Prince Alfred Duke of Edingburgh Signed Letter as a Child 1855 Sebastopol Windsor to Lord Breadalbane


Charming signed letter from Prince Alfred, Duke of Edingburgh (1844-1900), written as a young boy aged eleven from Balmoral Castle, dated 11th September 1855, to John Campbell, 2nd Marquess of Breadalbane (1796-1862). Written on stationery for Balmoral Castle engraved with a magnificent Stag on the highlands of Scotland. The letter is concerning a gift of antique knives and the lighting of a bonfire for Sebastopol. On 11th September 1855, the Russians burnt the remaining ships of the Black Sea Fleet. The Siege of Sebastopol which had lasted a year was effectively over. The war did not last much longer. 100,000 Russians are said to have died in the defence of Sevastopol.

"My dear Lord Breadalbane

I thank you very much indeed for the two knives you were so kind to send me. I shall have a regular Museum of knives from you alone. It is really exceedingly kind of you to think so much of what would give me pleasure.

We are all very happy at the news & late last night we lighted our bonfire for the taking of Sebastopol.

I am very truly yours,


He reigned as Duke of Saxe-Coburg and Gotha from 1893 to 1900. He was the second son and fourth child of Queen Victoria of the United Kingdom and Prince Albert of Saxe-Coburg and Gotha. He was known as the Duke of Edinburgh from 1866 until he succeeded his paternal uncle Ernest II as the reigning Duke of Saxe-Coburg and Gotha in the German Empire.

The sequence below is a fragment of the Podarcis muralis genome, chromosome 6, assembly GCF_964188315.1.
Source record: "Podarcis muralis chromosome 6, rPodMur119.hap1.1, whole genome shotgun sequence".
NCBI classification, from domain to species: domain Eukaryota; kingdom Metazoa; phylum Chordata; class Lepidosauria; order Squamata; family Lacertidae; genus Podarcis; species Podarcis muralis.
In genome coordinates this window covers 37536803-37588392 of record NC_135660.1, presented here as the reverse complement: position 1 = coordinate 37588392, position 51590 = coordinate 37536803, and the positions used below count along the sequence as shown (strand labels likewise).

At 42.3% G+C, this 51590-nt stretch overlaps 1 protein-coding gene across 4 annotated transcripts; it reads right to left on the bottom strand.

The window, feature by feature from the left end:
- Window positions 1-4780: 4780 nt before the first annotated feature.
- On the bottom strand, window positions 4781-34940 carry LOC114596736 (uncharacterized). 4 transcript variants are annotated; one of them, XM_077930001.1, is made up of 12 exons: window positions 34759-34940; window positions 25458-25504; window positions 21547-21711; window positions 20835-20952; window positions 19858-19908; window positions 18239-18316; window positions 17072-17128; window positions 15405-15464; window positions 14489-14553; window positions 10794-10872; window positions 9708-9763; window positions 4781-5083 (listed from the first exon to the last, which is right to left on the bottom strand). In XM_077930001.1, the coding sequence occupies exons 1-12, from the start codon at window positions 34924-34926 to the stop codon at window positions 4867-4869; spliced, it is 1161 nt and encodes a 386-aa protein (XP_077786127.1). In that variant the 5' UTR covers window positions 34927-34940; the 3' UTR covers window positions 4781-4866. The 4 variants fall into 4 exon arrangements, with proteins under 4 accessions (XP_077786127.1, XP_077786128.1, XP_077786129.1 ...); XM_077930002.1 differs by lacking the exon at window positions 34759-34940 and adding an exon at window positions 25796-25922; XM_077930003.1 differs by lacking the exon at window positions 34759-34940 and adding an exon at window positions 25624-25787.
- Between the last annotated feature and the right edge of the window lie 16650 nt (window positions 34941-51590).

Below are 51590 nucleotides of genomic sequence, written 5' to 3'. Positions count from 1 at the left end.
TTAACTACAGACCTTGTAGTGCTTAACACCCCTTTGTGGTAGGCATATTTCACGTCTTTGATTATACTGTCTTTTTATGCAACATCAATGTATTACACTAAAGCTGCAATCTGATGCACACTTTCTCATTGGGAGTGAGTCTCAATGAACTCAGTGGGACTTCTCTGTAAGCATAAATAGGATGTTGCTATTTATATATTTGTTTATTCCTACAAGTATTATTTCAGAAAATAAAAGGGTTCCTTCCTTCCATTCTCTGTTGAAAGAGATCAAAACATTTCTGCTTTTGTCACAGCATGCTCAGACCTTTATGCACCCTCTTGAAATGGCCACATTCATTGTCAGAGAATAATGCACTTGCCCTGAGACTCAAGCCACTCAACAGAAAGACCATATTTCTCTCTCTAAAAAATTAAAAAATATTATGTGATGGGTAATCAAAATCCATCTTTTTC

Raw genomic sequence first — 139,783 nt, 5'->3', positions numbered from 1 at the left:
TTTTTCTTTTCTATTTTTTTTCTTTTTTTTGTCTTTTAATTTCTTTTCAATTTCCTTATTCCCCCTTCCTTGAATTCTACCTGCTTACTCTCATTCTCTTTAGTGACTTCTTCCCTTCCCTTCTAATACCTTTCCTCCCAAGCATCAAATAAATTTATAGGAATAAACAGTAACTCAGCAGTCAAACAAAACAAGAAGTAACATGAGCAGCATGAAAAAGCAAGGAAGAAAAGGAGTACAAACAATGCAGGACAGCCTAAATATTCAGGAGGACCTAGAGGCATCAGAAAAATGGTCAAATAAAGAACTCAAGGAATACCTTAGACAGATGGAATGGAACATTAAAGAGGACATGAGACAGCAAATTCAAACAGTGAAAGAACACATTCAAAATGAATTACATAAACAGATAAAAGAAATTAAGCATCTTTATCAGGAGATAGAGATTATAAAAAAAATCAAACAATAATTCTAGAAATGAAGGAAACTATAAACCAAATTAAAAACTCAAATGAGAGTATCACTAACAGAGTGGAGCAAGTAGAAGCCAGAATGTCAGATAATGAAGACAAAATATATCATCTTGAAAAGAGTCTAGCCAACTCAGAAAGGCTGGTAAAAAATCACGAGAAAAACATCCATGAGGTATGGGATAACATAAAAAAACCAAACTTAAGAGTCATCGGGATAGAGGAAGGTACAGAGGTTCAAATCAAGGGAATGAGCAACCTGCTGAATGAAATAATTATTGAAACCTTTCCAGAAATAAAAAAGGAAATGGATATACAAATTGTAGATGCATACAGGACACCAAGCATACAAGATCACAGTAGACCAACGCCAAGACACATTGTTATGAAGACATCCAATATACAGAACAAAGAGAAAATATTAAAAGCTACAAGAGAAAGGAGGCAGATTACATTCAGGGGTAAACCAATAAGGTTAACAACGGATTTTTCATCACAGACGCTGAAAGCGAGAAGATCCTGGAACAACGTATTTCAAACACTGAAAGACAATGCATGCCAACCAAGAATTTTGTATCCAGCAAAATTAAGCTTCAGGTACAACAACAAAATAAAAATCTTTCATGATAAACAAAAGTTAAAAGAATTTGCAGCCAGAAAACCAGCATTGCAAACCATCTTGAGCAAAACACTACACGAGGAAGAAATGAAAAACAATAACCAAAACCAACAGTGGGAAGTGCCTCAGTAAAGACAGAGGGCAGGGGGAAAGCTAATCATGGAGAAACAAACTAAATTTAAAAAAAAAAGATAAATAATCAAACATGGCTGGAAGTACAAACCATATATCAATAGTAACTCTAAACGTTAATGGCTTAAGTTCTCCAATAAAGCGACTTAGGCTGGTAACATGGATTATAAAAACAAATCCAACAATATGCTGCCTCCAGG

Prince Alfred was born at Windsor Castle to the reigning British monarch, Queen Victoria, and her husband, Prince Albert of Saxe-Coburg and Gotha, the second son of Ernst I, Duke of Saxe-Coburg and Gotha. He was second in the line of succession behind his elder brother, the Prince of Wales. He was known to his family as "Affie", after a childhood mispronunciation of the name "Alfred".

Alfred was baptized by the Archbishop of Canterbury, William Howley, at the Private Chapel in Windsor Castle on 6 September 1844. His godparents were his mother's first cousin, Prince George of Cambridge (represented by his father, The Duke of Cambridge); his paternal aunt, the Duchess of Saxe-Coburg and Gotha (represented by his maternal grandmother, the Duchess of Kent); and Queen Victoria's half-brother, Carl, Prince of Leiningen (represented by The Duke of Wellington, Conservative Leader in the Lords).

Alfred studied violin at Holyrood, Edinburgh, where his accompanist was Hungarian expatriate George Lichtenstein.